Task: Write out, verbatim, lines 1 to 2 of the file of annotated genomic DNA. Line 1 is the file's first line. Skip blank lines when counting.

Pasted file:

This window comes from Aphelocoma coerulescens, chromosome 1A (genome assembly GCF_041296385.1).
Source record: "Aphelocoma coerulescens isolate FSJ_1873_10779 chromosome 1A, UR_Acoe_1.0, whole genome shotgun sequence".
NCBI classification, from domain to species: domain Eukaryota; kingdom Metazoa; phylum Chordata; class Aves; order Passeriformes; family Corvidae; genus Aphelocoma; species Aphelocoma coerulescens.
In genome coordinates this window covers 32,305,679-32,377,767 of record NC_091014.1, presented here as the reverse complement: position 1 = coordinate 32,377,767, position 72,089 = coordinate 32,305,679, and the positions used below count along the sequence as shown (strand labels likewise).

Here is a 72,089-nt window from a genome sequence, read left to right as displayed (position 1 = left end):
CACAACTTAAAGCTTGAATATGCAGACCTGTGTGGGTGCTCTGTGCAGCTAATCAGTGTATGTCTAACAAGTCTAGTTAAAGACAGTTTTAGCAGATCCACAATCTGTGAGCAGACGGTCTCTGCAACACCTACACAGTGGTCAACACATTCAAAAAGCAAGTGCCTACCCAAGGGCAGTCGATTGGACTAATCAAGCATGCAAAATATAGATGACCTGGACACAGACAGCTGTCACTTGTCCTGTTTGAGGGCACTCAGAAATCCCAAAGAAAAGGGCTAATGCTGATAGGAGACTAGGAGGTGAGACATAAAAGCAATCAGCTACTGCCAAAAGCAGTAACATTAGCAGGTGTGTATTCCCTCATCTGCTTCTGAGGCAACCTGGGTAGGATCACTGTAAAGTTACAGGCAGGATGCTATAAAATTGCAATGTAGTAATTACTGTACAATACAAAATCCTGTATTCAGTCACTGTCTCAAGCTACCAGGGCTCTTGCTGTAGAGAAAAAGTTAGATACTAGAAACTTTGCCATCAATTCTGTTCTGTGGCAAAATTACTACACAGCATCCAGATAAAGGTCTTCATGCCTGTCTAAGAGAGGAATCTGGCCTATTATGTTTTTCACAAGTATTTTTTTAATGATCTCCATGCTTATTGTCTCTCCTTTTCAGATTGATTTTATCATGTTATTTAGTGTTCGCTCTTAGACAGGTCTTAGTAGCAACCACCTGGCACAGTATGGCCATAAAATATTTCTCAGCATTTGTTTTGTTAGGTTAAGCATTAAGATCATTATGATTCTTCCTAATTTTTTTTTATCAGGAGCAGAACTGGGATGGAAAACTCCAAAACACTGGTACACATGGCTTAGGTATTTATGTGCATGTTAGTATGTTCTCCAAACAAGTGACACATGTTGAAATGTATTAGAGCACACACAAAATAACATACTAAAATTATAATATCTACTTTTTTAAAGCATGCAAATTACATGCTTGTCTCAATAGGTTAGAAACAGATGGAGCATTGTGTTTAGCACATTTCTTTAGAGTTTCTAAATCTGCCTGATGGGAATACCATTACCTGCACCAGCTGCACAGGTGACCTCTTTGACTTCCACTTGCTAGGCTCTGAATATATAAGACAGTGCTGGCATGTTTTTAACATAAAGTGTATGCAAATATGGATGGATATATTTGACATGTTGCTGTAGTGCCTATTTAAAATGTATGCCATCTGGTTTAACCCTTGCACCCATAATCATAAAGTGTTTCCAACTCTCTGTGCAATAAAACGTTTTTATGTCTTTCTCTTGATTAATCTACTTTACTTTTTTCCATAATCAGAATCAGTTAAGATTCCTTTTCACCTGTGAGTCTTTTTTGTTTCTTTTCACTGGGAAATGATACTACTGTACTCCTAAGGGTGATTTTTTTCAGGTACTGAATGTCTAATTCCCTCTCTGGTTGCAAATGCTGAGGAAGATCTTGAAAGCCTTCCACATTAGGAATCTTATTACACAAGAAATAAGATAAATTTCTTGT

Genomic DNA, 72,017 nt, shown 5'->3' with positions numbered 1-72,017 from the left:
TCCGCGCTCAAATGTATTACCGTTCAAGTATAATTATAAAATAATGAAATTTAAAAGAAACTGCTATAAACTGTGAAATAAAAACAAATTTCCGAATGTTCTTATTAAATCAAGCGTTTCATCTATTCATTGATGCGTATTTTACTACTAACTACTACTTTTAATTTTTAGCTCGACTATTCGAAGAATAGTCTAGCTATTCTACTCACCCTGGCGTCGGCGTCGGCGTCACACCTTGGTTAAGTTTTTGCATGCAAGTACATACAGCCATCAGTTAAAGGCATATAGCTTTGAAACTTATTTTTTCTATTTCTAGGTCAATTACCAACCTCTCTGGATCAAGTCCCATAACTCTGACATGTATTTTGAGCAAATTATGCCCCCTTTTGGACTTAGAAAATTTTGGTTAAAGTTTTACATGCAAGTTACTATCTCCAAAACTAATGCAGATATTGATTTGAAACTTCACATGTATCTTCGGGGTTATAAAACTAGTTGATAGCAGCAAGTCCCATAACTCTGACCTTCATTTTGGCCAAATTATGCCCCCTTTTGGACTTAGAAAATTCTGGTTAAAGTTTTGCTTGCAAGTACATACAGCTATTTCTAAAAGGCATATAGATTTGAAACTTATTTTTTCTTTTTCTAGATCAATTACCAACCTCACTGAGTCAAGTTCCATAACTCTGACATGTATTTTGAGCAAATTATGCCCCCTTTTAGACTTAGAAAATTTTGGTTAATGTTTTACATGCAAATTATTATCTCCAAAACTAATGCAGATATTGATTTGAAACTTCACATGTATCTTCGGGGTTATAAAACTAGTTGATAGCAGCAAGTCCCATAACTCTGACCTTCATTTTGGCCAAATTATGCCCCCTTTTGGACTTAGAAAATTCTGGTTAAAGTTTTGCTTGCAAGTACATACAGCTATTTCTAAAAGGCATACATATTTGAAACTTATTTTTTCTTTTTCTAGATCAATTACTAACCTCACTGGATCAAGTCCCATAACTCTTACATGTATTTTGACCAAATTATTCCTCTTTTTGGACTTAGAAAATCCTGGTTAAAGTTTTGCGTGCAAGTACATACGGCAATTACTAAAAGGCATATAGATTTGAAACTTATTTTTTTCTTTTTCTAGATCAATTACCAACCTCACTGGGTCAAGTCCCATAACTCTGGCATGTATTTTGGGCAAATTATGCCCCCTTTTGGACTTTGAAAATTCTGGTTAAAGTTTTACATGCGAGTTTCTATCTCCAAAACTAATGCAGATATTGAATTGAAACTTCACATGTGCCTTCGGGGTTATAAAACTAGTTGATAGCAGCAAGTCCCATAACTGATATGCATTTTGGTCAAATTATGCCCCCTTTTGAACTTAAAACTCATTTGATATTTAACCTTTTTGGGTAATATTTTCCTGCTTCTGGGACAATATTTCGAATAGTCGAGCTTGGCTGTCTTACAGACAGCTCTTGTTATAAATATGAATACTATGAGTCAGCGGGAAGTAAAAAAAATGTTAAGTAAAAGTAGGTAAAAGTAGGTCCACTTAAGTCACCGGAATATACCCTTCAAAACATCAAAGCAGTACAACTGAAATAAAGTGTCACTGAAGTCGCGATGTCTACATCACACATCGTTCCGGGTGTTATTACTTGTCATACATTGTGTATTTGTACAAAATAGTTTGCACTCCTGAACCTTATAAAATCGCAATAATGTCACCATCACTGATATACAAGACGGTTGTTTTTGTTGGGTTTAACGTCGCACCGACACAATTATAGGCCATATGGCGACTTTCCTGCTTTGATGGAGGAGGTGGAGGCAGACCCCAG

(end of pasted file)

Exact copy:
This window comes from Aphelocoma coerulescens, chromosome 1A (genome assembly GCF_041296385.1).
Source record: "Aphelocoma coerulescens isolate FSJ_1873_10779 chromosome 1A, UR_Acoe_1.0, whole genome shotgun sequence".